UC Davis MBA Alumna Archana Arunkumar on Collaborative Leadership in Tech

"Carry your confidence into every room you enter."

What’s collaborative leadership mean?

How do you collaborate at work to make an impact?

UC Davis Graduate School of Management alumna Archana Arunkumar MBA 10 shares insights from more than 20 years experience as a product and technology executive, advisor and board director in enterprise SaaS and software development, including leading teams at UKG, Expedia, Workday, Dropbox, Dell EMC, Ellie Mae and Siebel.

An industry thought leader and change agent, Akunkumar serves at the president of the UC Davis Graduate School of Management’s Alumni Association Board of Directors.

Video Transcript

Archana Arunkumar

What are the highlights of your career the last few years? 

Career is something that you reinvent over and over again. Many of us start out thinking that we're going to be having a career in one path or in one direction, but then it's it's a journey that evolves over time. So, I started out as an engineer and then later on moved into product, and have had the privilege and opportunity to lead both product and engineering for various large enterprise SAS organizations.

What does collaborative leadership mean to you?
What it actually meant for me is not just being able to know the right answer, but leading with the group and coming together to the same consensus, but in a manner that is not so much just consensus building, but actually something that you can act on. Having truly bought into it and that is a skill that this program actually enforces, and multiple times in multiple ways, that it becomes an ingrained part of how you lead.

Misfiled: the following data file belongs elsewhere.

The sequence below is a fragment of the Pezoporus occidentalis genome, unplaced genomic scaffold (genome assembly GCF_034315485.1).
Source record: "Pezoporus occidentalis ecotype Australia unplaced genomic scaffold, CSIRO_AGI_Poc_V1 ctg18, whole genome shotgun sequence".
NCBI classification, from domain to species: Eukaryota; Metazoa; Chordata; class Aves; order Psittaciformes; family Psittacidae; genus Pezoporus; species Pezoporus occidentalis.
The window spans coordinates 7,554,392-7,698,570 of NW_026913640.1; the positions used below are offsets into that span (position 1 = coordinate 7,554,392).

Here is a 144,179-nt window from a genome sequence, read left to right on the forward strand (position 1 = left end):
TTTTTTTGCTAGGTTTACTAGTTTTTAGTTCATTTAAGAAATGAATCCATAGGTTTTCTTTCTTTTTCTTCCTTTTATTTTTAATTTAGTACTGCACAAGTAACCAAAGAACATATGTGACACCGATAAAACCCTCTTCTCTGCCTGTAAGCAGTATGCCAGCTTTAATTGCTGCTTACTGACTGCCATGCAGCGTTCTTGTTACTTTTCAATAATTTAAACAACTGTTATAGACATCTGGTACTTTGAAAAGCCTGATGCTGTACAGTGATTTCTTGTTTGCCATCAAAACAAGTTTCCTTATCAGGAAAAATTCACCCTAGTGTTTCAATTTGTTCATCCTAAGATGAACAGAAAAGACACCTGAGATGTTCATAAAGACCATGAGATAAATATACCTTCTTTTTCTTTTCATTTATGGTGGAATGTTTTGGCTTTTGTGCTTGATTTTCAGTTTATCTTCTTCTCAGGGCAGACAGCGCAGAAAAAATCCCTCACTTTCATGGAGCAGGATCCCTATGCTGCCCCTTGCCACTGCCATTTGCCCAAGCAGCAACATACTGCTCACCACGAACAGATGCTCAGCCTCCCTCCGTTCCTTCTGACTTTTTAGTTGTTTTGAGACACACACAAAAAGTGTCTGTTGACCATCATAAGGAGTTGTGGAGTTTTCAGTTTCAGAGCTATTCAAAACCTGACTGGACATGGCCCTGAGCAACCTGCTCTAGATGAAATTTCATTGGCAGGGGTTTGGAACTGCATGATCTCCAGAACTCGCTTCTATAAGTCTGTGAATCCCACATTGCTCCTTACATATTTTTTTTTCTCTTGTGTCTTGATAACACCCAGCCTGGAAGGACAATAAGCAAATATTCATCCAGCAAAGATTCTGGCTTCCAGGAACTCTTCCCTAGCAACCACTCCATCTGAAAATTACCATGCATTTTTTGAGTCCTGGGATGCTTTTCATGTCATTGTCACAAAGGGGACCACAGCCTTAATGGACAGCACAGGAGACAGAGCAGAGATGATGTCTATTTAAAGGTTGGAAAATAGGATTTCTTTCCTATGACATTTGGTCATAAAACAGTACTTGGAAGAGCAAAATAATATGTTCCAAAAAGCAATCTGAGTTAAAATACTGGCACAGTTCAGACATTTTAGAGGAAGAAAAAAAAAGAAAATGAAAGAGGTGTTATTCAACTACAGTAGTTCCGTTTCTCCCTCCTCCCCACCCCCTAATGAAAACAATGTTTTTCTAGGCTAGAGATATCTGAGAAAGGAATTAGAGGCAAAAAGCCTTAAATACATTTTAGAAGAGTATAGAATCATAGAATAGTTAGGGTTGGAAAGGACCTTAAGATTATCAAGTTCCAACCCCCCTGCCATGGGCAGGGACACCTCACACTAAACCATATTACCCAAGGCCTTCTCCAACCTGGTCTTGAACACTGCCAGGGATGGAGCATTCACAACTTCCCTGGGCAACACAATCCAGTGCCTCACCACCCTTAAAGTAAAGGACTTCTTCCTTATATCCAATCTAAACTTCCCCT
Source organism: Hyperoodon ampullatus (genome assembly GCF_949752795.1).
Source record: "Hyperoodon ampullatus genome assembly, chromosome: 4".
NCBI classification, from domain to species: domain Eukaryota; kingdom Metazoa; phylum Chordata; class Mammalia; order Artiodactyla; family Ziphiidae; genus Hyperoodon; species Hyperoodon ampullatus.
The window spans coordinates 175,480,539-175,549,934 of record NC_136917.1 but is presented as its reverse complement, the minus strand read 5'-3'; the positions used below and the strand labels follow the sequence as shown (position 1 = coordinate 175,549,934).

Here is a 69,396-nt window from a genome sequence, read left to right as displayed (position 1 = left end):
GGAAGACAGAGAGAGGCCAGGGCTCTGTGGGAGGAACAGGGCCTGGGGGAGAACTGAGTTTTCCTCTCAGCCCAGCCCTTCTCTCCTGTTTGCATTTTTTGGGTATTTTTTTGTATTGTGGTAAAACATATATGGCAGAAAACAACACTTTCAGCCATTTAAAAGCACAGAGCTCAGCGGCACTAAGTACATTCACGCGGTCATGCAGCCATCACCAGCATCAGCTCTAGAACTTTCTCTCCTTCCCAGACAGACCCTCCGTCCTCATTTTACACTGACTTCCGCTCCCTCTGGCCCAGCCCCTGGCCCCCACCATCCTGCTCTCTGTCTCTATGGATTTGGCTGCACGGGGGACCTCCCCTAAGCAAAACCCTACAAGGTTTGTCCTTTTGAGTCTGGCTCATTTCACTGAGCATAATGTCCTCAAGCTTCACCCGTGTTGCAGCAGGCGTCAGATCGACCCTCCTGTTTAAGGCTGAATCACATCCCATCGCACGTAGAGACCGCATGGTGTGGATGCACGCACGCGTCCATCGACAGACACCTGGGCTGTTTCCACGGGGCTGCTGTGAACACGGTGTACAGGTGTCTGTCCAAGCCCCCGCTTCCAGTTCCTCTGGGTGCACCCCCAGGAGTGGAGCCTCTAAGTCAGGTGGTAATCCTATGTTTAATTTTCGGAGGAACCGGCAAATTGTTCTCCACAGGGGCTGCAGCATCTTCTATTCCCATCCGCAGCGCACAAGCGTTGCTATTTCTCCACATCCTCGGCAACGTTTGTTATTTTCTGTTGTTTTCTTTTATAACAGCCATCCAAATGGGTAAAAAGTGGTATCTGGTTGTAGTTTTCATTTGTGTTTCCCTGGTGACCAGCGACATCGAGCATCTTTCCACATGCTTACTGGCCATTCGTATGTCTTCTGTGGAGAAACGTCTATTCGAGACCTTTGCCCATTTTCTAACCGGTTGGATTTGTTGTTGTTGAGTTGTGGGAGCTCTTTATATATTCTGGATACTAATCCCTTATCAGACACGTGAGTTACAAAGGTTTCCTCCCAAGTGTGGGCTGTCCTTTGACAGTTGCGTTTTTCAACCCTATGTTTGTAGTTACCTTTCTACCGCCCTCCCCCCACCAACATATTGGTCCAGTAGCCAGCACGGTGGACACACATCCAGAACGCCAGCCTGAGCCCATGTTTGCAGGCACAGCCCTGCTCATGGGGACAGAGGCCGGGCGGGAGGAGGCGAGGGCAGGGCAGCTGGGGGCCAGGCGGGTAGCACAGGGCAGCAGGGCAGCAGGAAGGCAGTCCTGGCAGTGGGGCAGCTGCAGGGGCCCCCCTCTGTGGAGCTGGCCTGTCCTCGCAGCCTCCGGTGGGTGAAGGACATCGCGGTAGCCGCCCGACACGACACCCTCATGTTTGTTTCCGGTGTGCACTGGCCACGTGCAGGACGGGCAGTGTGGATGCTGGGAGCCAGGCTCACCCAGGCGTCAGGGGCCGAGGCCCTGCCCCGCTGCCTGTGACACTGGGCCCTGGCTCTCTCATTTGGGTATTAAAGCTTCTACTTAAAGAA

How do you collaborate at work to make an impact?
One of the things that I do at work, is always going with the why. That way I'm never the one assigning a task, but I'm essentially laying out and providing clarity to why something needs to be solved, and then the team is able to go ahead and pick where they're able to support, in whatever form they're able to support. That way, you're able to actually multiply your impact in the intended direction. And that to me is what this program has actually enabled me to do.

What are the biggest challenges in your industry?
The ability to understand the why and the what. For the moment in time, tech evolves very fast environment in which you need to survive the parameters, the restrictions, all of those evolve very fast. Regulation is almost always catching up in a lagging fashion, and being able to find resources that are able to think ten steps ahead, lay out the dots and connect the dots and actually execute against it effectively. That has been the biggest challenge for the industry. Your technical depth is going to be a table stakes, but on top of it, what's really going to set you apart for that journey to meet that need of the hour is your ability to collaborate effectively, to be able to influence effectively and to be able to execute effectively to the last mile.

What are you seeing that future business graduates should know as they start their careers?
One thing I always wish I could go back and tell myself, two decades ago, which is when I graduated out of this program, is knowing that you need to walk into the room with the confidence you have already taken the first step have the ability to think beyond your core discipline, and that is important for you to recognize as you make that first step into your career. Be proactive. Don't wait. Lose the sense of entitlement, that would be my advice to you to take that confidence into every room you go.